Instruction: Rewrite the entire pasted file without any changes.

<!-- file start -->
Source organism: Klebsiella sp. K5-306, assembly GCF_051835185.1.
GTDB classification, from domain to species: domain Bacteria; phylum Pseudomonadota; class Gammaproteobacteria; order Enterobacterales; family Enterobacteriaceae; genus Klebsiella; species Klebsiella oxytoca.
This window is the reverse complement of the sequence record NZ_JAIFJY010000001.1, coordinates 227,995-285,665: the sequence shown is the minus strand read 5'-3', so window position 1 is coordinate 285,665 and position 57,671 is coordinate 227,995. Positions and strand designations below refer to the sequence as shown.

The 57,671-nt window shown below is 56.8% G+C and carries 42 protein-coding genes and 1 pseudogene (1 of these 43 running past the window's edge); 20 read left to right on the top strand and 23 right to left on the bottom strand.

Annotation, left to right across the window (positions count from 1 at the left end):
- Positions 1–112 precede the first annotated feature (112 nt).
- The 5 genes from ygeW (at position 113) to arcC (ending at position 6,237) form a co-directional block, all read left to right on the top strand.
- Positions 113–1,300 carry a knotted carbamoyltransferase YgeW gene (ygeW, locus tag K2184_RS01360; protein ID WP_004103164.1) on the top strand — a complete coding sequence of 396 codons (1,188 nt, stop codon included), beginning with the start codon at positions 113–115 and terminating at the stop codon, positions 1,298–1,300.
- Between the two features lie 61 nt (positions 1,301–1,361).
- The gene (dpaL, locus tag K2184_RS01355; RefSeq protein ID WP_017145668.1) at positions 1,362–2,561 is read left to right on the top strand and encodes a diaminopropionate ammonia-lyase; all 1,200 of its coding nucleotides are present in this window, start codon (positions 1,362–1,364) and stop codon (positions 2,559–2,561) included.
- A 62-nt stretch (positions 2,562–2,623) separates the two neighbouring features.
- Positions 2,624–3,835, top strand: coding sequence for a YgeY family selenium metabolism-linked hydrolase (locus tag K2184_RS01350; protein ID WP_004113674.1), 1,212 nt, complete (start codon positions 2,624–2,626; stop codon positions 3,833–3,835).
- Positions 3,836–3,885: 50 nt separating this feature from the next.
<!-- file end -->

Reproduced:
Source organism: Klebsiella sp. K5-306, assembly GCF_051835185.1.
GTDB classification, from domain to species: domain Bacteria; phylum Pseudomonadota; class Gammaproteobacteria; order Enterobacterales; family Enterobacteriaceae; genus Klebsiella; species Klebsiella oxytoca.
This window is the reverse complement of the sequence record NZ_JAIFJY010000001.1, coordinates 227,995-285,665: the sequence shown is the minus strand read 5'-3', so window position 1 is coordinate 285,665 and position 57,671 is coordinate 227,995. Positions and strand designations below refer to the sequence as shown.

The 57,671-nt window shown below is 56.8% G+C and carries 42 protein-coding genes and 1 pseudogene (1 of these 43 running past the window's edge); 20 read left to right on the top strand and 23 right to left on the bottom strand.

Annotation, left to right across the window (positions count from 1 at the left end):
- Positions 1–112 precede the first annotated feature (112 nt).
- The 5 genes from ygeW (at position 113) to arcC (ending at position 6,237) form a co-directional block, all read left to right on the top strand.
- Positions 113–1,300 carry a knotted carbamoyltransferase YgeW gene (ygeW, locus tag K2184_RS01360; protein ID WP_004103164.1) on the top strand — a complete coding sequence of 396 codons (1,188 nt, stop codon included), beginning with the start codon at positions 113–115 and terminating at the stop codon, positions 1,298–1,300.
- Between the two features lie 61 nt (positions 1,301–1,361).
- The gene (dpaL, locus tag K2184_RS01355; RefSeq protein ID WP_017145668.1) at positions 1,362–2,561 is read left to right on the top strand and encodes a diaminopropionate ammonia-lyase; all 1,200 of its coding nucleotides are present in this window, start codon (positions 1,362–1,364) and stop codon (positions 2,559–2,561) included.
- A 62-nt stretch (positions 2,562–2,623) separates the two neighbouring features.
- Positions 2,624–3,835, top strand: coding sequence for a YgeY family selenium metabolism-linked hydrolase (locus tag K2184_RS01350; protein ID WP_004113674.1), 1,212 nt, complete (start codon positions 2,624–2,626; stop codon positions 3,833–3,835).
- Positions 3,836–3,885: 50 nt separating this feature from the next.